I honestly have no idea if I will go back to work. I do think about it a lot, mostly because I’m a Type A planner, but so far nothing definitive has been decided. I think it would be really hard for me to go back to a full-time corporate environment. What I really crave is more freedom with my schedule so I can be there for the kids when they need us — I don’t want to feel extreme guilt when someone is sick or has an appointment, I want to be able to drop them off and pick them up from school most days, etc. So I guess in my ideal world I would either work part-time 2-3 days a week in some capacity or be fully freelance whether that be photography, blogging or something else. Only time will tell! (more on this in the last question’s answer!)

I am a part-time working mom, but I struggle with deciding if I want to work more and advance my career or if I should just stay with my part time super easy schedule. I have a daughter about the same age as yours. I feel like I want my daughter to see her mother following her passion, and see an example of an independent working woman, but I know doing so will be at the cost of family time. Do you ever struggle with wanting to model being a working mom for your daughter?

Oh my gosh I could just hug you and yes yes yes yes yes. This was another HUGE reason I questioned if I should stay home with the kids. My mom was a single working mom who owned her own business. She worked her butt off my entire life (and still does) and I know having her as a role model is one of the reasons I am such a hard worker myself, so independent and feel that I can achieve anything I put my mind to. BUT she also couldn’t be around for a lot of my childhood. She never came to my dance performances, had to work weekends and just missed out on a lot. I just don’t think there is a “right” answer on this one – there are going to be tough compromises on both accounts. I think even working part-time your daughter will see a hard working woman who is staying connected to her passion. I don’t think you need to be the best in your field sacrificing tons of time with your family to be that role model. But if you don’t feel fulfilled in the current part-time working situation and your career is super important to you, maybe you do work on advancing it now? From what I hear from more seasoned moms, the time to work is (surprisingly) when your kids are little. Once they’re in school their school schedule isn’t as conducive with work schedules which means before-school and after-school care and their needs aren’t just physical like they (mostly) are now, they are mental and emotional and generally just heavier. So if you are feeling a pull to give career advancement a go – maybe now is the time to do it and then you can reassess again when your kids are in school? Good luck mama, I know this is something we all question and struggle with!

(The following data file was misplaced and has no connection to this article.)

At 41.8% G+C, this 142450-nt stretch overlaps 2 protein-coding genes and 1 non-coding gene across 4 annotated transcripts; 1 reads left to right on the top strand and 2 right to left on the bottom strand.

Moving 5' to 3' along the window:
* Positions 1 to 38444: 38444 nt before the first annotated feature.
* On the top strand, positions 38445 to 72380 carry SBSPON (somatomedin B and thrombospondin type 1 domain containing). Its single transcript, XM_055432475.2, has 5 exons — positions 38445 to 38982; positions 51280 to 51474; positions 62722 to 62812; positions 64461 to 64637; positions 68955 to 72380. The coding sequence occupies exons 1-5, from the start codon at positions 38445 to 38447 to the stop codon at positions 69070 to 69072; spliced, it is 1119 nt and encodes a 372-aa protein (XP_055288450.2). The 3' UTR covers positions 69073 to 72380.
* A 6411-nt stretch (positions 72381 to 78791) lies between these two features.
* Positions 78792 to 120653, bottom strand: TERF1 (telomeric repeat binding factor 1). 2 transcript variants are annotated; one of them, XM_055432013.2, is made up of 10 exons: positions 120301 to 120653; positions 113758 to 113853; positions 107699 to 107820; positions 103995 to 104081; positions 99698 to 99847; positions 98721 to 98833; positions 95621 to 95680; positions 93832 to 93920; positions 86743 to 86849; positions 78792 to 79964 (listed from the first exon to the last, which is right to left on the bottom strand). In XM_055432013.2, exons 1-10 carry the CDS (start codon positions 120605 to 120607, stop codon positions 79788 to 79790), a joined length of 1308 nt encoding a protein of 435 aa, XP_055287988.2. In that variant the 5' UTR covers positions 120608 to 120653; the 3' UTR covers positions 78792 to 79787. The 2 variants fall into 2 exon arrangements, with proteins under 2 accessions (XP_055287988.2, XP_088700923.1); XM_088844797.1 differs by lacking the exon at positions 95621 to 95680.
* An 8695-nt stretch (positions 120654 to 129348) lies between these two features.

What are your plans/goals/dreams for your blog and photography business? Fun hobby or something you’d like to grow into a work from home gig? 

This is such a great question, and one that has definitely been on my mind a lot lately! I think ultimately I would love to be able to grow my blogging/photography/social media freelance work to something that can be more “full-time” once both the kids are in school, but for now I love having something I can do on the side that is fun for me, fulfills me and also brings in a little (and I mean little 😉 money. I recently took on a freelance blogging gig for a mama + baby brand that is right up my alley and I’m really excited about! But unless I get more childcare help for the kids I am maxed out on time … So we’ll see what happens 🙂

If you got this far and have read both Q&A posts.. Thank you! Thank you for thinking my opinions and experiences are valuable and for asking me so many thought provoking questions! I value this community so much and love the dialogue posts like this open up. I think I got to most every question that was asked, but if you still have a burning one, or would like clarity on something, feel free to comment below or if you feel more comfortable — email me at liz {dot} denfeld {at} gmail {dot} com.

21 thoughts on “Q&A: Transitioning From Working to Staying Home // Finances + Career”

  1. I’m not in the same stage as you, but I enjoyed reading your answers. I can relate to the uncomfortableness of answering the “what do you do” question, because its one I cringe over every time I’m asked. Living in Germany while my husband works, leaves me virtually impossible to find a job, so I’m “just” a stay-at-home wife, and that’s SO hard to not feel shame over. At some point I’ll have to figure out a clever answer, but for now, it’s certainly one that I struggle with.

    1. Girl, I’d take your job any day! Hehe Even without kids running a household takes tons of work and I know when we lived abroad and Corey was also going to school I planned all of our travels in my “spare” time after work. And even that was an extra full time job! Don’t even worry about feeling ashamed — just own it. If anything the only thing people will feel is jealously haha But really I know there are probably MANY hard things about being in your position. I’d love to read a post about that!